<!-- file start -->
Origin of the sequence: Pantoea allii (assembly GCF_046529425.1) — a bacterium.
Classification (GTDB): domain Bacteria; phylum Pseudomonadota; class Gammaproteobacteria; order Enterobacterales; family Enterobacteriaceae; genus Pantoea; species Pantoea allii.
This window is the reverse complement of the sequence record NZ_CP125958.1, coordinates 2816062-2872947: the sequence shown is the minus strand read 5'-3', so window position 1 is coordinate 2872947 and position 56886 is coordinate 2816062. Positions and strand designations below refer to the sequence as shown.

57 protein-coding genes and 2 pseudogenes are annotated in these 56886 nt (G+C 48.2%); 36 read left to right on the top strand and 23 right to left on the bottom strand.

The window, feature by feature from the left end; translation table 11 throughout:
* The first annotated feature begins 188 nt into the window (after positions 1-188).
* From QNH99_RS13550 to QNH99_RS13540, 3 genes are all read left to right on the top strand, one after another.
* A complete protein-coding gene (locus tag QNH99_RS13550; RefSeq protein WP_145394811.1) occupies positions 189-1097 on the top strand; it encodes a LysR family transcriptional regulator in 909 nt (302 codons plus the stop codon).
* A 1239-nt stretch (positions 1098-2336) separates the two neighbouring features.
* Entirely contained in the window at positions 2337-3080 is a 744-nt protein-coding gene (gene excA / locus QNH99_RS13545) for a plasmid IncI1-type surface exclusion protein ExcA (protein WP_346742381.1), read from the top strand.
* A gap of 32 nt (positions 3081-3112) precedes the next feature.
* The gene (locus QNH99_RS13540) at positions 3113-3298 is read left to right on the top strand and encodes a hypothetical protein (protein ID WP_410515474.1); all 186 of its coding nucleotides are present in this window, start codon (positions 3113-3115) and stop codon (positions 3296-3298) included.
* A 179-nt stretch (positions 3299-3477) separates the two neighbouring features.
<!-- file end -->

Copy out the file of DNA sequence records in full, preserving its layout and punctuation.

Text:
Origin of the sequence: Pantoea allii (assembly GCF_046529425.1) — a bacterium.
Classification (GTDB): domain Bacteria; phylum Pseudomonadota; class Gammaproteobacteria; order Enterobacterales; family Enterobacteriaceae; genus Pantoea; species Pantoea allii.
This window is the reverse complement of the sequence record NZ_CP125958.1, coordinates 2816062-2872947: the sequence shown is the minus strand read 5'-3', so window position 1 is coordinate 2872947 and position 56886 is coordinate 2816062. Positions and strand designations below refer to the sequence as shown.

57 protein-coding genes and 2 pseudogenes are annotated in these 56886 nt (G+C 48.2%); 36 read left to right on the top strand and 23 right to left on the bottom strand.

The window, feature by feature from the left end; translation table 11 throughout:
* The first annotated feature begins 188 nt into the window (after positions 1-188).
* From QNH99_RS13550 to QNH99_RS13540, 3 genes are all read left to right on the top strand, one after another.
* A complete protein-coding gene (locus tag QNH99_RS13550; RefSeq protein WP_145394811.1) occupies positions 189-1097 on the top strand; it encodes a LysR family transcriptional regulator in 909 nt (302 codons plus the stop codon).
* A 1239-nt stretch (positions 1098-2336) separates the two neighbouring features.
* Entirely contained in the window at positions 2337-3080 is a 744-nt protein-coding gene (gene excA / locus QNH99_RS13545) for a plasmid IncI1-type surface exclusion protein ExcA (protein WP_346742381.1), read from the top strand.
* A gap of 32 nt (positions 3081-3112) precedes the next feature.
* The gene (locus QNH99_RS13540) at positions 3113-3298 is read left to right on the top strand and encodes a hypothetical protein (protein ID WP_410515474.1); all 186 of its coding nucleotides are present in this window, start codon (positions 3113-3115) and stop codon (positions 3296-3298) included.
* A 179-nt stretch (positions 3299-3477) separates the two neighbouring features.